Court quashes human rights anti-gay ruling

A Court of Queen's Bench judge has ruled a published letter by a former Alberta pastor deploring homosexuality was not a hate crime and is allowed under freedom of speech.

A Court of Queen's Bench judge has ruled that a letter to the editor written by a former Alberta pastor deploring homosexuality was not a hate crime and is protected by Canada's freedom of speech.

Justice E.C. Wilson overturned a 2008 ruling by the Alberta Human Rights Commission that the letter by Stephen Boissoin, published in the Red Deer Advocate in 2002, broke provincial law.

The commission found that the letter may have played a role in the beating of a gay teenager two weeks after it was published. The commission ordered Boissoin to refrain from making disparaging remarks about homosexuals and to pay the complainant, former Red Deer high school teacher Darren Lund, $5,000 in damages.

Orders 'unconstitutional'

Neither order can now be enforced, as Wilson declared them "unlawful or unconstitutional." The letter carried the headline "Homosexual Agenda Wicked" and suggested gays were as immoral as pedophiles, drug dealers and pimps.

Boissoin argued he was simply commenting on government policy by criticizing positive depictions of homosexuality in the public school curriculum.

Boissoin said Thursday he was thrilled with the judge's ruling, calling it a victory for "freedom of speech and religious expression in Canada."

At the time he wrote the letter, Boissoin was a pastor with the Concerned Christian Coalition. He now works in the housing industry.

Lund, now a professor at the University of Calgary, said he was disappointed. "I really think this is a step backwards for our province," he said in an email to The Canadian Press. "In my view, the judge's ruling sets such strict standards for hate speech that this section is rendered all but unenforceable.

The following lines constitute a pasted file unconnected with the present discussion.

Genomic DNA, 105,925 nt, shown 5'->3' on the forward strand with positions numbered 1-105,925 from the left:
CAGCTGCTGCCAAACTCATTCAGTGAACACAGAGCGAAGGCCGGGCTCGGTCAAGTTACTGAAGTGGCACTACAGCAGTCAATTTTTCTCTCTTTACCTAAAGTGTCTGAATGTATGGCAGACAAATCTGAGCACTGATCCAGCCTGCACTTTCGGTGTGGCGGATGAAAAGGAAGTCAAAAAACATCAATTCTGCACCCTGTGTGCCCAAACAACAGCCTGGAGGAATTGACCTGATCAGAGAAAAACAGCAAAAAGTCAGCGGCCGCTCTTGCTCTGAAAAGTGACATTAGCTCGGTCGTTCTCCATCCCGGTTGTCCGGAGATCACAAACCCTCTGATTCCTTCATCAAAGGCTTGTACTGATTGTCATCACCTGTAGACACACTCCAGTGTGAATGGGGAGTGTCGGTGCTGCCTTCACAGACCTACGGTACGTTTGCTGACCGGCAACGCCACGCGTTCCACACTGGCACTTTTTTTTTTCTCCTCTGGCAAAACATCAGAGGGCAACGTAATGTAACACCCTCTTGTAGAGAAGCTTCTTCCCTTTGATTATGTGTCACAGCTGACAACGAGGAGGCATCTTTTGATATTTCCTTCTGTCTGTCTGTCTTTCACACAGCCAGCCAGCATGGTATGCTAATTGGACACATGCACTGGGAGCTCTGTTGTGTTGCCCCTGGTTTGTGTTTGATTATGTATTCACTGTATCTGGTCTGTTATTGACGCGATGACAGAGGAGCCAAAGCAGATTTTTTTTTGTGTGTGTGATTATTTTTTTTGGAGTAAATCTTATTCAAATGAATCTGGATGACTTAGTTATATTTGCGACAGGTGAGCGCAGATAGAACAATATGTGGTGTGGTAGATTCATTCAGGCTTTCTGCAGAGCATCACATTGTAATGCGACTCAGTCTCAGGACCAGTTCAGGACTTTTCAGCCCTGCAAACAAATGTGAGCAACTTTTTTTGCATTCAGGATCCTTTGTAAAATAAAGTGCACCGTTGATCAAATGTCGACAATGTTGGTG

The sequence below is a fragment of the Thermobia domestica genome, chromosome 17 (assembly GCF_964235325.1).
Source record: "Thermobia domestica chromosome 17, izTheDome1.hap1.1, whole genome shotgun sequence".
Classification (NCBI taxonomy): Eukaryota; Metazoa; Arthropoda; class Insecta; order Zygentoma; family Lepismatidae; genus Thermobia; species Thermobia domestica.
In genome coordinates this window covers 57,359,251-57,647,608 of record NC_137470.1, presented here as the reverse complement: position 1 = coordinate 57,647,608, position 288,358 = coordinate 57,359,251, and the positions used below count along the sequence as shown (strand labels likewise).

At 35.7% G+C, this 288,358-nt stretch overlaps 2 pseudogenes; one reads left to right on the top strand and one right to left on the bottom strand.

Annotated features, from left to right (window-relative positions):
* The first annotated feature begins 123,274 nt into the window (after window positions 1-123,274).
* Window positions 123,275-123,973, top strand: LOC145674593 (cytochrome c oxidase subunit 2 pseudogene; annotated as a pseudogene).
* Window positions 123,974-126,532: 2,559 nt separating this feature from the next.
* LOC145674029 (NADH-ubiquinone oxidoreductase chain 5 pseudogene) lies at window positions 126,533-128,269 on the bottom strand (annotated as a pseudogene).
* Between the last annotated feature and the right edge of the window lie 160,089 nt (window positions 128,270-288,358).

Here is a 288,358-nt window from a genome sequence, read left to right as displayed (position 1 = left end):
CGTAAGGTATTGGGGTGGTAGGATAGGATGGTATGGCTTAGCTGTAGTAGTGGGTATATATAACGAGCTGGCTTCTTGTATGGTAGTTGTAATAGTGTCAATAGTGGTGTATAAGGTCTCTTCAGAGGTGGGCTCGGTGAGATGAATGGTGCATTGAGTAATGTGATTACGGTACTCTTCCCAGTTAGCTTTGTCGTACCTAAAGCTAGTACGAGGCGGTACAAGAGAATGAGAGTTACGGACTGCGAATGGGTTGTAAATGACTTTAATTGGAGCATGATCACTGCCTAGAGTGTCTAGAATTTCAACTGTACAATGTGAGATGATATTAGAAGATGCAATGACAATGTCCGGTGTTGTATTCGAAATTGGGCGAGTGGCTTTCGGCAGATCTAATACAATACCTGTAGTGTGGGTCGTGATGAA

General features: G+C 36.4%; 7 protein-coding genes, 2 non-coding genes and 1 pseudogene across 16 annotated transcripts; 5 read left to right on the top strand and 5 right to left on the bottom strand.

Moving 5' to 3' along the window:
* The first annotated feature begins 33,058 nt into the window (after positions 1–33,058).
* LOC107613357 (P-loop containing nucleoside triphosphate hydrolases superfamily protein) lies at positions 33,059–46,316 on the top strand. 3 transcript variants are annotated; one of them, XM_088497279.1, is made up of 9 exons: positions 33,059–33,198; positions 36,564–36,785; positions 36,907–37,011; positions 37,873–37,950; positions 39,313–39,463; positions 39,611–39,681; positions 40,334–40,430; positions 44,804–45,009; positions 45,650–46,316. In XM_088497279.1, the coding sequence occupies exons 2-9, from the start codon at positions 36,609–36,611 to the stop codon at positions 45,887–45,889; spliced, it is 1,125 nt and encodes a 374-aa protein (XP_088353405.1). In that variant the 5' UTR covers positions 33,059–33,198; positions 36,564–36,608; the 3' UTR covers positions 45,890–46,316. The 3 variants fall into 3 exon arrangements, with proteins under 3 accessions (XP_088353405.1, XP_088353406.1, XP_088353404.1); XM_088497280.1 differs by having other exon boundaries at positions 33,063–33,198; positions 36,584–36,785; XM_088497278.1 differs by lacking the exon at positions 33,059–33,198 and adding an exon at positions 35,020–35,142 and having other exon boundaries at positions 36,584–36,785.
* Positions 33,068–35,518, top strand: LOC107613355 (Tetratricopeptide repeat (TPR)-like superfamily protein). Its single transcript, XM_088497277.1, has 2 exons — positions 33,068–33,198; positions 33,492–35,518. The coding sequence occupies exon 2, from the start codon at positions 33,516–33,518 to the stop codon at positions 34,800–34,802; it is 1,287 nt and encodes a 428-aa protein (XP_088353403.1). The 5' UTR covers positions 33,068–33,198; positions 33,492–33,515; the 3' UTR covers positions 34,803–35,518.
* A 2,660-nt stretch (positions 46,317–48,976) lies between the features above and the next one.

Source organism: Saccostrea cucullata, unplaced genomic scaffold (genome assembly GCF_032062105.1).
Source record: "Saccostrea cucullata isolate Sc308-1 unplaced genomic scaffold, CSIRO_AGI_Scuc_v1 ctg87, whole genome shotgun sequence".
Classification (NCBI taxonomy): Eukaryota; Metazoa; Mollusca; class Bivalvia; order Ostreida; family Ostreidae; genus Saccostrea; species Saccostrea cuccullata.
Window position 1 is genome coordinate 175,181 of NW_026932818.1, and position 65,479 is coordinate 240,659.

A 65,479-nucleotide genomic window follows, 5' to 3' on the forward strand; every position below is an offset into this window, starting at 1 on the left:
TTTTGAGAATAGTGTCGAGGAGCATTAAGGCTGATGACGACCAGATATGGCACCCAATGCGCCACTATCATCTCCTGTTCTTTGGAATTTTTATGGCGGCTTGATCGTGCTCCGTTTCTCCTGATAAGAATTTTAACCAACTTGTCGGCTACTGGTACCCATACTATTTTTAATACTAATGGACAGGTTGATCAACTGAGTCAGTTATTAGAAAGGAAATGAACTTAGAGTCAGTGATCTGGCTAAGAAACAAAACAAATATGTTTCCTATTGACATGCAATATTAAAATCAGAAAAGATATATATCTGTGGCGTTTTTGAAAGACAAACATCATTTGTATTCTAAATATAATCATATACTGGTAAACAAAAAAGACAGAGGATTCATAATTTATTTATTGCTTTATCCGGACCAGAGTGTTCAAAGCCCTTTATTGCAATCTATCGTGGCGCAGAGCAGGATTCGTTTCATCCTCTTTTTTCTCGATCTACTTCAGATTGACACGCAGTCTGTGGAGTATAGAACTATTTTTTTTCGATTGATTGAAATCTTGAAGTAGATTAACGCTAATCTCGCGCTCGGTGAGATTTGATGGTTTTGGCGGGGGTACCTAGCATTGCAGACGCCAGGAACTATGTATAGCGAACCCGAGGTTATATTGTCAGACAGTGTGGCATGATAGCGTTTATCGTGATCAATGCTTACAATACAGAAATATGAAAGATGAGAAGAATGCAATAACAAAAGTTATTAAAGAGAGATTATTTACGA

"I'm hopeful that Albertans hope to keep our communities inclusive and respectful for all people, but this ruling certainly offers no assistance in this regard. If the language contained in the letter does not meet the threshold of hateful, I am not certain what possibly would."

Law remains

The Canadian Constitution Foundation, a free-speech advocacy group, issued a news release saying it was pleased with Thursday's ruling. "Unfortunately, the law that was used against Rev. Boissoin to subject him to expensive and stressful legal proceedings for more than seven years is still on the books," said executive director John Carpay.

That law — the Alberta Human Rights, Citizenship and Multiculturalism Act — says no one can publish a statement that is likely "to expose a person or a class of persons to hatred or contempt" for reasons including sexual orientation.

"In spite of today's court ruling, Albertans need to continue to exercise extreme caution when speaking about public policy issues, lest they offend someone who then files a human rights complaint," said Carpay. "No citizen is safe from being subjected to a taxpayer-funded prosecution for having spoken or written something that a fellow citizen finds offensive."